Icebreaker: A Voyage Far North by Horatio Clare
(Chatto & Windus, hardback, 224 pages. Out now)
Report by Roy Wilkinson
No man is an island, but it seems a lot of people would like to be an Icelander. Or, at least, an icelander. All-you-can-eat cruises to Svalbard and South Georgia abound in this era. Such Nordic specials as hygge and the Aurora Borealis are eagerly sought by more southerly folk. And, most alluringly of all, TV ads show us how Jean-Claude Van Damme knows even a bottle of Coors piss-wasser can seem desirable when served up in his secret Arctic ice-cave.
Horatio Clare – ex-Radio 4 documentary producer and author of books including the acclaimed 2015 ornithological quest Orison For A Curlew – now adds to the ice-ography. With such a forename, Horatio was perhaps destined to survey the maritime expanses. He is, indeed, a sometime seafarer – his 2014 travelogue Down To The Sea In Ships was based on two voyages on container vessels. Recently, via a friend, the Finnish government invited him to spend ten days aboard the state-run Finnish icebreaker Otso, meaning bear. The area of operation was the 450-mile-long Gulf of Bothnia, up to the northwest of Helsinki.
The Finns were after something to help raise the country’s profile in 2017, the centenary of the nation’s independence. Those coolly cautious nordlanders acted judiciously, giving Horatio a fascinating and otherworldly stage for a tale that’s both captivating and diverse. The on-board milieu includes soft porn, a steady diet of frankfurters and Eminem on the stereo. But alongside these more earthbound peripherals there is also meditative consideration of the psychological effect of ice, and poetic reflection on ice’s multinational nomenclature: nilas, fern, growlers, shuga.
Shuga – pronounced shoo-gar – is a Russian word for the rubble of ice balls and slush that icebreakers create as they work. As Clare points out, there’s a grim irony here, the icebreaker both making and breaking ice at the same time. The ice removal extends to a wider perspective on that crunching through the white – the icebreaker’s heavy fuel consumption adds to the global warming that shrinks our ice caps; another little layer to mankind’s catastrophic fairytale.
With quiet charm the ship’s crew manifest Finland’s ascribed mood of heroic insularity – as hinted at in a joke relayed by Horatio. ‘What’s the difference between a Finnish extrovert and a Finnish introvert? The extrovert stares at your shoes when you talk to him’. In the cold white world that the Otso works in, the sang is always likely to be pretty froid, but the crew fulfil their national stereotypes with wit. Captain Teemu Alstella claims he has published a book taking in the colour chart that goes with a Finnish sub-Arctic winter: 99 Shades Of Grey.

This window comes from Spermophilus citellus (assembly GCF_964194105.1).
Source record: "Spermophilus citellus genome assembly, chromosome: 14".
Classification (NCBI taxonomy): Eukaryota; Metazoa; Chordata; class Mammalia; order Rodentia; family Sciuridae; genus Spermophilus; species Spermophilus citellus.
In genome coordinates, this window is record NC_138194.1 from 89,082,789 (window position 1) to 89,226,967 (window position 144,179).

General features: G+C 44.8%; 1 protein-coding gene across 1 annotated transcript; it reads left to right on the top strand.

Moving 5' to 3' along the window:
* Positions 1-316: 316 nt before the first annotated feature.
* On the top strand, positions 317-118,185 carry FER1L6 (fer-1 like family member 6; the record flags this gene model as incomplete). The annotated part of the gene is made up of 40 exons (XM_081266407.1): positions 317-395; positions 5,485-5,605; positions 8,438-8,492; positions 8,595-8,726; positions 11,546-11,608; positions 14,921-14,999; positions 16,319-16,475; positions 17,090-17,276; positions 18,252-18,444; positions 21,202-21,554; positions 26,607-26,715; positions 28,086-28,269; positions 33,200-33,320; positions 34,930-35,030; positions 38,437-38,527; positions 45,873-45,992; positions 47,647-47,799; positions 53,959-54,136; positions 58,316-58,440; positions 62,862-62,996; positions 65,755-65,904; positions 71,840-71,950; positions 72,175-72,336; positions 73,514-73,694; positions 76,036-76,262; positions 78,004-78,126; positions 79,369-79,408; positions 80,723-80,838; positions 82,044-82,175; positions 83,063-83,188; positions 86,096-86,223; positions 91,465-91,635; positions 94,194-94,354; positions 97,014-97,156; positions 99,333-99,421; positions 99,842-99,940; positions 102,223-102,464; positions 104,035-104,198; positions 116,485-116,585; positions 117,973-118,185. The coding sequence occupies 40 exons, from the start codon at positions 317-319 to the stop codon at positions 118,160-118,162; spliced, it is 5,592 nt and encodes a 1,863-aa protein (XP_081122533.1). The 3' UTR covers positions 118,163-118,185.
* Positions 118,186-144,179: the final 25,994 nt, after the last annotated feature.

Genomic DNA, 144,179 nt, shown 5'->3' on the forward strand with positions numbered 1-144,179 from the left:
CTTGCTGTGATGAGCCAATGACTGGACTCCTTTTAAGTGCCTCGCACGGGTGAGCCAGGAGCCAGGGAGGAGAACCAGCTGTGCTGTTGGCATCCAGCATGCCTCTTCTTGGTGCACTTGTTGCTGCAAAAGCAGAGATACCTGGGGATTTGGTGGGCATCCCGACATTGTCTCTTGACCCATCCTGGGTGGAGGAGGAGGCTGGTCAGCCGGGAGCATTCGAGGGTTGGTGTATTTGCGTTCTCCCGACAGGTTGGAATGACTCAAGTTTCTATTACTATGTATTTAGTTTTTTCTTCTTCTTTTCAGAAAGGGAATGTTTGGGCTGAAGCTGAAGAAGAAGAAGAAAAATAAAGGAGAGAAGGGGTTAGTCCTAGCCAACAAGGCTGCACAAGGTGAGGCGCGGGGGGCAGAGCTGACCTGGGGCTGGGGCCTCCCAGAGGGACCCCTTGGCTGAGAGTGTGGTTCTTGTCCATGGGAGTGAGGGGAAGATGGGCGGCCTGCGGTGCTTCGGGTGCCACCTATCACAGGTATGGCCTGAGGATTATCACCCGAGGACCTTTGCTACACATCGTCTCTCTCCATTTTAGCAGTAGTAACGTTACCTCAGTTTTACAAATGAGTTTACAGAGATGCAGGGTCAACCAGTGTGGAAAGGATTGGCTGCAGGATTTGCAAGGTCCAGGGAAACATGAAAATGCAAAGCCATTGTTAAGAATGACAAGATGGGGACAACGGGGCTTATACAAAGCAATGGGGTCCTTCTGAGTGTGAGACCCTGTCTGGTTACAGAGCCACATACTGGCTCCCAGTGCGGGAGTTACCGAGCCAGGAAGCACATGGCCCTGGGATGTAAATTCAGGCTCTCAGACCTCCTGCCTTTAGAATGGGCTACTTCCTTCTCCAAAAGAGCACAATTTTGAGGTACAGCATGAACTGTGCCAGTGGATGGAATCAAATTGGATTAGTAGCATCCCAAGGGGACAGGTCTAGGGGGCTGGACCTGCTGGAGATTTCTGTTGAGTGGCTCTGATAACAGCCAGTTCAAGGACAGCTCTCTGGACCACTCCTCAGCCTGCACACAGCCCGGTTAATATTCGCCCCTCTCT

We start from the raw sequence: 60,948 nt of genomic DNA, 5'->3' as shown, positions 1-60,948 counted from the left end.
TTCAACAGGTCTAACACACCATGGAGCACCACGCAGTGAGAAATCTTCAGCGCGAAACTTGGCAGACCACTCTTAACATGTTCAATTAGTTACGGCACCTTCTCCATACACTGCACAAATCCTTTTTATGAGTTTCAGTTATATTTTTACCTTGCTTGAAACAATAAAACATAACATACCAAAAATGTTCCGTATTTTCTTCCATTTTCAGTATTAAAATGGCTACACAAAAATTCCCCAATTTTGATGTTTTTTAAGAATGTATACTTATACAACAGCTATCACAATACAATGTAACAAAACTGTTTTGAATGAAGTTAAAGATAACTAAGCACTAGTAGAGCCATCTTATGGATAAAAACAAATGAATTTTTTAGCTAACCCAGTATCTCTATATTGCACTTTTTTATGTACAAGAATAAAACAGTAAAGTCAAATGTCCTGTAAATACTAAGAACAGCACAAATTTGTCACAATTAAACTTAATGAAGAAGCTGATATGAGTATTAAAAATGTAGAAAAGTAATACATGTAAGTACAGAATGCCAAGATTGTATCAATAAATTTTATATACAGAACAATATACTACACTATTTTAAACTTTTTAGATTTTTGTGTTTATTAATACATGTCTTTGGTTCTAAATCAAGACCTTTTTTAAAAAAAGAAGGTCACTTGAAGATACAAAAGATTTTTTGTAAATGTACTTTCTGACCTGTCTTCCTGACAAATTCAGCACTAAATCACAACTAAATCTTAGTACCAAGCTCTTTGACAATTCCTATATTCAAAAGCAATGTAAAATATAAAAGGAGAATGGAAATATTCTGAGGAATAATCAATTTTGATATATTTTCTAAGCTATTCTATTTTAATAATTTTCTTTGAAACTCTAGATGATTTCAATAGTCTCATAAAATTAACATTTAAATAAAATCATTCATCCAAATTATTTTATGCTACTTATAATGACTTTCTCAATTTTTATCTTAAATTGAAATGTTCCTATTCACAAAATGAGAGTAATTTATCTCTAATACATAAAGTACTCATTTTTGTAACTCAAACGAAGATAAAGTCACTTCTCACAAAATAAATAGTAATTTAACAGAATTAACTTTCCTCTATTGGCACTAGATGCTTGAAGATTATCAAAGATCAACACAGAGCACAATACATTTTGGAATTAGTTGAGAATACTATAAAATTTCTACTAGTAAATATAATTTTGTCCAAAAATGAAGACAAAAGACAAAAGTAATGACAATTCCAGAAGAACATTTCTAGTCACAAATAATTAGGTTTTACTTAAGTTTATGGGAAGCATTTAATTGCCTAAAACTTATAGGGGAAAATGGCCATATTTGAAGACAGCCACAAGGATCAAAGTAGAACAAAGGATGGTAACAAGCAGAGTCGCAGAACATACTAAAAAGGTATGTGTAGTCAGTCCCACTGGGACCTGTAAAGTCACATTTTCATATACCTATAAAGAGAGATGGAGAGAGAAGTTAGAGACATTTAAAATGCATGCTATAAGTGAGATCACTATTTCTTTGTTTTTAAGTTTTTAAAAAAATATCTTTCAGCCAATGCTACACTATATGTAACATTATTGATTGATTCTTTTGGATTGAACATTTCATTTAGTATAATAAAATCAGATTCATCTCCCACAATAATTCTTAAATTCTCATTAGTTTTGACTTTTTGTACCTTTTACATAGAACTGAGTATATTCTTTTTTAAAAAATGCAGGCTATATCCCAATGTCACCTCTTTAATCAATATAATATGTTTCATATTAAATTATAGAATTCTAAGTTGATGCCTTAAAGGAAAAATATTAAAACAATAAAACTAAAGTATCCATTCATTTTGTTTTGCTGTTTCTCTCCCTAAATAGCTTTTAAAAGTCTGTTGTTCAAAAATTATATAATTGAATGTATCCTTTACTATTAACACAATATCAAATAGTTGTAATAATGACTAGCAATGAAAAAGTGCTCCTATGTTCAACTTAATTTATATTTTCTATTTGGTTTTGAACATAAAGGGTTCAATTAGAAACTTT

Clare himself is a charming companion for the reader. His narrative encompasses both the past and a highly charged now – Finnish history interwoven with instantaneous thrills as the ship grinds and slides through a world that most of us will never experience. The author comes up with regular memorable lines – as when the ship is likened to a chisel slipping through mint cake. For one page only is Clare’s descriptive palette overwhelmed by this world of white and light, when this amazing exterior is lost in a routine litany of adjectival colours. The rest is a delightful mix of mariner-rime reportage, local colour and Finnish history. The latter two dimensions include Mannerheim and the Second World War, a fascinating condensation of the Finnish myths of the the Kalevala and monkey’s fists (the most difficult knot in the sailor’s repertoire). Though this reader was left wanting just a touch more information on one of the TV programmes beloved of the crew: ‘A loopy sketch show involving a man dressed as a kind of owl-priest with wing mirrors’.
An icebreaker is a double-hulled exercise in removal from the world – the fact of being away on a ship compounded by the perilous ice-void that surrounds you. Clare is good at evoking the charismatically self-contained character of these mariners. ‘I like ships because I like my own time,’ says the female engineering cadet Katri. Clare also ponders the psychological effects of working in this very particular environment. At one point he begins to wonder if time in this reference-free white emptiness could produce an effect akin to Charles Bonnet syndrome – the condition where a brain served by malfunctioning optic nerves begins to summon imaginary images. Even so, two weeks aboard an icebreaker such as the Otso seems an enviable way to spend some time. It’s a measure of the wit, insight and entertainment that Clare brings to his writing commission that you become very glad that he was summoned to sail out into the ice.
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Roy Wilkinson is author of the acclaimed forestry/rock memoir Do It For Your Mum (Rough Trade Books). It’s long sold out in print, but available as an e-book here.